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The Perception of Foreigners and Jews in Germany - A Structural Analysis of a Large Opinion Survey

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  • Fertig, Michael
  • Schmidt, Christoph M

Abstract

The ultimate aim of opinion surveys is the provision of information on the distribution of preferences and perceptions at the individual level. Yet, eliciting this information from the data is typically difficult. This Paper uses a structural model to explain the answers on a set of questions regarding the perception of foreigners and Jews by native Germans. In this model it is assumed that in addition to observable individual characteristics there exists an underlying unobserved attitude towards minorities, which drives the distribution of answers by native respondents. This latent variable in turn is assumed to be influenced by a set of observable socio-economic characteristics of the individuals. In order to estimate this model it is necessary to impose strong identification restrictions. Estimation results show that education is the key correlate of the perception of foreigners and Jews in Germany.

Suggested Citation

  • Fertig, Michael & Schmidt, Christoph M, 2002. "The Perception of Foreigners and Jews in Germany - A Structural Analysis of a Large Opinion Survey," CEPR Discussion Papers 3222, C.E.P.R. Discussion Papers.
  • Handle: RePEc:cpr:ceprdp:3222
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    References listed on IDEAS

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    1. Bauer, Thomas K. & Lofstrom, Magnus & Zimmermann, Klaus F., 2000. "Immigration Policy, Assimilation of Immigrants and Natives' Sentiments towards Immigrants: Evidence from 12 OECD-Countries," IZA Discussion Papers 187, Institute for the Study of Labor (IZA).
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    Cited by:

    1. Dustmann Christian & Preston Ian P, 2007. "Racial and Economic Factors in Attitudes to Immigration," The B.E. Journal of Economic Analysis & Policy, De Gruyter, vol. 7(1), pages 1-41, November.
    2. Aleksynska, Mariya, 2011. "Relative deprivation, relative satisfaction, and attitudes towards immigrants: Evidence from Ukraine," Economic Systems, Elsevier, vol. 35(2), pages 189-207, June.
    3. Armin Falk & Andreas Kuhn & Josef Zweimüller, 2011. "Unemployment and Right‐wing Extremist Crime," Scandinavian Journal of Economics, Wiley Blackwell, vol. 113, pages 260-285, June.
    4. Andreas Knabe & Steffen Rätzel & Stephan L. Thomsen, 2013. "Right-Wing Extremism and the Well-Being of Immigrants," Kyklos, Wiley Blackwell, vol. 66(4), pages 567-590, November.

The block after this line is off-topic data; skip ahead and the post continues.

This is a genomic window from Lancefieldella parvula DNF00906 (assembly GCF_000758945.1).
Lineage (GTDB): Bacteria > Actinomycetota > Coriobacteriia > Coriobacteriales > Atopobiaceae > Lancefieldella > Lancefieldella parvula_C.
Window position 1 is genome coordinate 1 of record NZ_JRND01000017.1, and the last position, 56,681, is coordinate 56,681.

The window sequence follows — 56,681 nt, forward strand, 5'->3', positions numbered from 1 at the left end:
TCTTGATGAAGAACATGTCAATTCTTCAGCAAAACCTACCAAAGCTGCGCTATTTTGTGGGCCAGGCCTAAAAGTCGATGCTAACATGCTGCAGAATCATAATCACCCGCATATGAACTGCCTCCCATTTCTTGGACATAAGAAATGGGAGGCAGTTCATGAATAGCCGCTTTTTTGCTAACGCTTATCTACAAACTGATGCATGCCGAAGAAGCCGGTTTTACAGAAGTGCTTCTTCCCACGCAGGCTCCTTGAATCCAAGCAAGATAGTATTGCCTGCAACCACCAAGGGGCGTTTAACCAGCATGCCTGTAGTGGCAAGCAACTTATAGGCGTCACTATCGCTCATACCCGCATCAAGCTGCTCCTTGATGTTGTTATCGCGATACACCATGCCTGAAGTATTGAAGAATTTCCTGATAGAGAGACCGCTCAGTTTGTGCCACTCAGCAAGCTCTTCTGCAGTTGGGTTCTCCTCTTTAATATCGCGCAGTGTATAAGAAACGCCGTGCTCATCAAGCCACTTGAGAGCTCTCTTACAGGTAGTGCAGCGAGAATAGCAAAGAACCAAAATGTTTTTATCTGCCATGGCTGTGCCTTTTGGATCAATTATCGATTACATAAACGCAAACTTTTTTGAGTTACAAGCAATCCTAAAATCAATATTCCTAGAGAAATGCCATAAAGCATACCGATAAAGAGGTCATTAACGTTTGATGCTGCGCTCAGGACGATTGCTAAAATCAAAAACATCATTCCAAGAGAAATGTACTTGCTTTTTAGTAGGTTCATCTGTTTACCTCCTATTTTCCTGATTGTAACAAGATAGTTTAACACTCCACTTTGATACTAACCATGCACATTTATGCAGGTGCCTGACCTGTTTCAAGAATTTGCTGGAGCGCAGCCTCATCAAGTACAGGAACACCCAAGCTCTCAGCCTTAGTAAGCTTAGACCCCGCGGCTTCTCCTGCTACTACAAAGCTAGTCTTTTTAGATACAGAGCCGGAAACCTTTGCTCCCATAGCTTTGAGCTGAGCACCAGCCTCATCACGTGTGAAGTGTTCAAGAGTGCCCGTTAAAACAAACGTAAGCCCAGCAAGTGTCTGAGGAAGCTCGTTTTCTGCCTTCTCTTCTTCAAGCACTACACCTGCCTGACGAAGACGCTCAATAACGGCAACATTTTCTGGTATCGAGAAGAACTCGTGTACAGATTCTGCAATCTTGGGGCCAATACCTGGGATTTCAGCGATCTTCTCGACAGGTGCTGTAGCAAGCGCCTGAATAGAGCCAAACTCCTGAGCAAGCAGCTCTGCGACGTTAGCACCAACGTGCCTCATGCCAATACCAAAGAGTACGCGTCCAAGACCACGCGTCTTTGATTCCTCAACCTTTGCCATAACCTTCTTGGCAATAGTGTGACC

5. Tauchmann, Harald & Clausen, Hartmut, 2004. "Do Organizational Forms matter? An Econometric Analysis of Innovativeness in the German Wastewater Sector," RWI Discussion Papers 22, RWI - Leibniz-Institut für Wirtschaftsforschung.
    6. Cornelissen, Thomas & Jirjahn, Uwe, 2012. "September 11th and the earnings of Muslims in Germany—The moderating role of education and firm size," Journal of Economic Behavior & Organization, Elsevier, vol. 81(2), pages 490-504.
    7. Epstein, Gil S, 2002. "Informational Cascades and Decision to Migrate," CEPR Discussion Papers 3287, C.E.P.R. Discussion Papers.
    8. Becchetti, Leonardo & Rossetti, Fiammetta & Castriota, Stefano, 2010. "Real household income and attitude toward immigrants: an empirical analysis," Journal of Behavioral and Experimental Economics (formerly The Journal of Socio-Economics), Elsevier, vol. 39(1), pages 81-88, January.
    9. Brenner, Jan & Fertig, Michael, 2006. "Identifying the Determinants of Attitudes towards Immigrants: A Structural Cross-Country Analysis," IZA Discussion Papers 2306, Institute for the Study of Labor (IZA).

    More about this item

    Keywords

    attitudes; identification; minorities;

    JEL classification:

    • C31 - Mathematical and Quantitative Methods - - Multiple or Simultaneous Equation Models; Multiple Variables - - - Cross-Sectional Models; Spatial Models; Treatment Effect Models; Quantile Regressions; Social Interaction Models
    • F22 - International Economics - - International Factor Movements and International Business - - - International Migration
    • J15 - Labor and Demographic Economics - - Demographic Economics - - - Economics of Minorities, Races, Indigenous Peoples, and Immigrants; Non-labor Discrimination

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